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Openreach Unveil 29 New UK Areas for FTTP Gigabit Broadband

Wednesday, October 2nd, 2019 (12:01 am) - Score 23,710
fttp openreach fibre first rural broadband

Network provider Openreach (BT) has today unveiled the next quarterly batch of 29 new UK rollout locations (total of 103 so far) for their 1Gbps capable Fibre-to-the-Premises (FTTP) broadband ISP technology, which aims to cover 4 million premises (homes and businesses) by March 2021 and then 15 million by around 2025.

At present the national operator has already deployed their “full fibre” network to cover 1.5 million UK premises and the rollout continues to ramp-up (currently passing 22,000 homes and businesses every week). So far this is said to have been delivered at the “lower end” of their £300 – £400 per premises passed cost range (c.£5.25bn for 15 million) and the expectation is to “pass around 50% of UK premises within this range of costs.”

NOTE: Deployment costs rise disproportionately the further you go outside of lucrative urban areas. Openreach claim those in the final 10% could cost £4K each to pass (here).

The top fastest consumer (residential) focused FTTP tier on their network is 330Mbps (50Mbps upload) and related wholesale prices have recently been reduced (here). On top of that a more affordable 550Mbps and 1000Mbps tier (currently these are only options for business users) is set to be introduced for homes from 23rd March 2020 (here), although we don’t yet know which ISPs will offer these.

Otherwise today’s rollout update adds the following locations: Aberdeen; Ayr; Aughton; Bradford; Billericay; Brentwood; Basingstoke; Brighton; Balham; Chorley Wood; Derby; Hatch End; Lichfield; Molesey; Northampton; Newbury; Norwich; Newcastle (N.I.); Ormskirk; Portrush, Portstewart, Rickmansworth; Royal Tunbridge Wells; Stanecastle; Swindon; Thames Ditton; Tonbridge; Watford and Wickford.

The announcement has, for the first time, also extended Openreach’s published view of its build plans from 12 to 18 months, which has the effect of providing customers, councils and the general public with an “extended roadmap to achieving its target of reaching four million homes and business by the end of March 2021.” As such the next rollout update will focus on the post-March 2021 period (i.e. beyond 4 million premises).

NOTE: Openreach also hope to trial 1Gbps symmetric FTTP for businesses (here).

Clive Selley, CEO of Openreach, said:

“Full-fibre broadband provides a reliable, future-proof, consistent and dependable service that will be a platform for economic growth and prosperity throughout the UK for decades to come.

We’re now building at a massive scale. Every 28 seconds we pass a home or business with our new future-proofed full fibre network. This has given us ever greater confidence in the level and accuracy of whatever we announce – which is why we’ve now laid out our build plans right up to the target delivery date of four million premises by March 2021.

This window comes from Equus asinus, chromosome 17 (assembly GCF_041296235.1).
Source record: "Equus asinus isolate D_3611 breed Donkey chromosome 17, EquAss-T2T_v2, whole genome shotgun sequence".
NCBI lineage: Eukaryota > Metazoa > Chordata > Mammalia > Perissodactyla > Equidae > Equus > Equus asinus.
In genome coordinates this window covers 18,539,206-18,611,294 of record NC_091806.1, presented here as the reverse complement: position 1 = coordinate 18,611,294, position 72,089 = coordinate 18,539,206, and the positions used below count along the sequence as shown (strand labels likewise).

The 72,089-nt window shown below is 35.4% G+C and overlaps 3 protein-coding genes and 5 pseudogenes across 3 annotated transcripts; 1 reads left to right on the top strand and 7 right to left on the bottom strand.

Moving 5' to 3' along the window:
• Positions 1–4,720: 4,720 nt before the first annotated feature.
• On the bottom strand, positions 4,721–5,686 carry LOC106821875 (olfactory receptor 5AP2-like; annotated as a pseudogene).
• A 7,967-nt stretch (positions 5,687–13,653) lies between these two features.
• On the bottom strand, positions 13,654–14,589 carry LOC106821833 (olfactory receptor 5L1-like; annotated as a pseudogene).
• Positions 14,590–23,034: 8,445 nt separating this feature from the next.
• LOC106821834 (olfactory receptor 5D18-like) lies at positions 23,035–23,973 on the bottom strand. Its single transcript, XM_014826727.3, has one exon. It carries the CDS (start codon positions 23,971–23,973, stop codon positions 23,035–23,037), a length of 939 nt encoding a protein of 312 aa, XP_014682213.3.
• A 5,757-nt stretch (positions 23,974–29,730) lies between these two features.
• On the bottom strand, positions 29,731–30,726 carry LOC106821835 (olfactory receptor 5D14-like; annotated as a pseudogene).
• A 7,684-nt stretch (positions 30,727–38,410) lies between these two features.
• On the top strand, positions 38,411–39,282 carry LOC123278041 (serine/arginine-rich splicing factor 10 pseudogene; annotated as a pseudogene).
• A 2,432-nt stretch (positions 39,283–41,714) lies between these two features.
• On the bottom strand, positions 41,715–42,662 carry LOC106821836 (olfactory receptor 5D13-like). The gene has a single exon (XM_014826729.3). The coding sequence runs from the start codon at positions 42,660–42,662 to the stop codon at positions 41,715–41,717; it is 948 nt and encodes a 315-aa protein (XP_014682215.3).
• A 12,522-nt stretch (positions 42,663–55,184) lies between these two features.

We also want to ensure we give our stakeholders – like council leaders, planners and MPs – the best view of where and when we intend to build so we can work together to build as rapidly as possible and help encourage people to take up the technology when it arrives.”

We should remind readers that this predominantly reflects Openreach’s purely commercial investment, which for the time being is primarily being focused upon the most lucrative urban areas. Separately they’re also still rolling out some FTTP into rural areas via BDUK linked state aid schemes.

All of this will no doubt help the Government to achieve their ambition of deploying “gigabit-capable” broadband networks to cover the whole of the United Kingdom by around 2025 (here), which will of course involve input from many alternative network ISPs and not just Openreach (summary of UK full fibre deployments).

However some of those alternative providers, such as Cityfibre, will no doubt be irritated to see that more of their rival city-wide FTTP deployments are set to suffer overbuild from Openreach (e.g. Aberdeen, Derby and Northampton). On the other hand that’s what you expect in aggressively competitive urban areas, which should be able to sustain several competing networks. Sadly that won’t help the overall goal of maximising coverage.

Openreach has also hinted that they could potentially go beyond 15 million premises in the future (“majority of the UK if the right investment conditions are in place“), although this is unlikely to happen without softer regulation, easier wayleave agreements and an extension to the business rates relief on new fibre (currently in England it only lasts for 5 years – Scotland 10 years – but most FTTP builds plan for investment over 15 years+).